25 Questioning Capabilities of Clickers  Initial Models supported Fixed Response Questions  Multiple Choice  True/False  Newer Models support Alpha-Numeric Answers  10-15 Character Text Entry  LCD Display Screen  What About…..  Matching Answers  Short Answer/Essay Questions

26 Will Clickers Evolve to Fully Support Summative Assessment  Applications are being developed to enhance the Assessment capabilities of Clickers.  TurningPoint’s ‘TestingPoint’ Application Higher Education Assessment Tool With TestingPoint, professors and lecturers can create and administer self-paced assignments, quizzes and tests with ease, allowing for real-time summative and formative assessment.

27 TestingPoint  TestingPoint supports questions in multiple formats:  Multiple Choice  Multiple Response  Numeric Response  Matching  Fill in the Blank  Bimodal  True/False  Short Answer  Essay

28 Summative Assessment Considerations  Clickers were initially designed for Formative Assessment  Instructors have serendipitously experimented with using Clickers for Formative and Summative Assessment  Clicker developers are taking the need for Summative Assessment capabilities to heart  Library Instructors will have opportunity to experiment fully with Clicker Summative Assessment soon

29 My Own Experience  Chaired a campus committee tasked with evaluating Clicker systems and selecting one to be the campus standard.  Developed knowledge about Clicker systems and a desire to try them in library instruction to increase interactivity and student engagement.

30 Experimentation Issues: Trial Kit Size  Vendor ‘Trial Kits’ limited in scale  Trial Kits typically no larger than 10 Clicker Devices  Could not experiment with using Clickers in large class settings for which Clicker Systems are intended  Could not negotiate to have a site license trial of a Virtual Clicker  Trial Kits allow for familiarity with a Clicker System before purchase but does not allow for real class feasibility experimentation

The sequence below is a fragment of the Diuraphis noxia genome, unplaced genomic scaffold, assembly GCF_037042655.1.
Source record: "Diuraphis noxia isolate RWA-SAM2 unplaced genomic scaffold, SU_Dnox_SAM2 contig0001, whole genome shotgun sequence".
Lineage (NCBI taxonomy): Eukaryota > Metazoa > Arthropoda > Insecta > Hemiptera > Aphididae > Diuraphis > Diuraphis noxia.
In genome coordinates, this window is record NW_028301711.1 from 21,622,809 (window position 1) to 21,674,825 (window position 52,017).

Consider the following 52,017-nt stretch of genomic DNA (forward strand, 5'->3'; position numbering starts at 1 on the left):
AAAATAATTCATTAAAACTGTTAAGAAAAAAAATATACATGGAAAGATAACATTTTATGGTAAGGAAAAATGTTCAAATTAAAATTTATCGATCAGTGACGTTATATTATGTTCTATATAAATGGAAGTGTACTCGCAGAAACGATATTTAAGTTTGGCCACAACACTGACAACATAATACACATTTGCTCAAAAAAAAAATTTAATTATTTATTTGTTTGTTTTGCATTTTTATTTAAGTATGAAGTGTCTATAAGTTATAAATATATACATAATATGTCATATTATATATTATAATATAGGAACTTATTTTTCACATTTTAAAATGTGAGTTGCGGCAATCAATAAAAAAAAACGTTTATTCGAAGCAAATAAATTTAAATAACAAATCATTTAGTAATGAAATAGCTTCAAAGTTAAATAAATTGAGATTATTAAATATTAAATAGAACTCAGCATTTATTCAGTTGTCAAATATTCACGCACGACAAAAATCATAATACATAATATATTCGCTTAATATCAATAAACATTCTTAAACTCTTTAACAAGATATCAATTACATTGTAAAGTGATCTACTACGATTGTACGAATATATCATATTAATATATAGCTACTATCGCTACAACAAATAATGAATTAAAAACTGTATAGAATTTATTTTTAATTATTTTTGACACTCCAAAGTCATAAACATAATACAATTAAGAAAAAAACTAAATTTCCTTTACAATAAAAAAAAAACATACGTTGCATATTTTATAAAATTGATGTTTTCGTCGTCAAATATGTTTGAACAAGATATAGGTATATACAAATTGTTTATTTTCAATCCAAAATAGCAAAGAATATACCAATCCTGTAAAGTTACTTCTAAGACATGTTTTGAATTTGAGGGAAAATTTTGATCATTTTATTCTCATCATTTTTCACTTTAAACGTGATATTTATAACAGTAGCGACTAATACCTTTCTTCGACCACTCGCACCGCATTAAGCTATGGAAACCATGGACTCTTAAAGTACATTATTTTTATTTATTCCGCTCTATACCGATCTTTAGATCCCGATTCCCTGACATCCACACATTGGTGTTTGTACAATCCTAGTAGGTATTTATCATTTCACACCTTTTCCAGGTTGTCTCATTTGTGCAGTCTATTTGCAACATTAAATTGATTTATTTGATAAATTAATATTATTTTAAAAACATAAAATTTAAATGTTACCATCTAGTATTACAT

31 Experimentation Issues: Trial Duration  Vendor Trials Limited in Time  Typically one to three month duration  Limited time for experimentation after learning curve Only enough time to learn how to use the Clicker System leaving little time for significant feasibility experimentation

32 Experimentation Recommendation  Collaborate with Professors Already Using Clickers  Simply visit their classroom and use their Clicker System Requires familiarity with their Clicker System  Students have Clickers and know how to use them No learning curve for Students taking away instruction time  No cost ideal solution to experimentation issues Real classroom feasibility experimentation

33 Further Considerations  Experiment with a Personal Response System which is widely used on campus  Which system is used most on campus?  Has your campus adopted a standard system?  If your campus is in the process of adopting a campus standard, try to arrange for a representative from your library system to be on the campus working group/committee

34 Favorable Conditions for my Experimentation with Clickers in Library Instruction  COM 101 Public Speaking Course has requirement for library instruction  Director of COM 101 Program was on Clicker Standardization Committee  I have conducted library instruction for these sessions numerous times

35 Challenges for my Experimentation with Clickers in Library Instruction  COM 101 library instruction sessions have a graded quiz assignment which is a summative assessment of information literacy learning outcomes  The quiz takes considerable time from instruction sessions already  Quiz questions are in formats not widely supported by Clicker systems

36 A Silver Lining  COM 101 Course Director considering making the required quiz take home for students  Future Clicker enhancements might fully support a quiz like this making the back end grading work for library instruction assessors much more efficient and sustainable without compromising effectiveness

37 QUESTIONS/COMMENTS Patrick Griffis Business Librarian University of Nevada, Las Vegas 4505 Maryland Parkway Las Vegas, NV 89154-7014 (702) 895-2231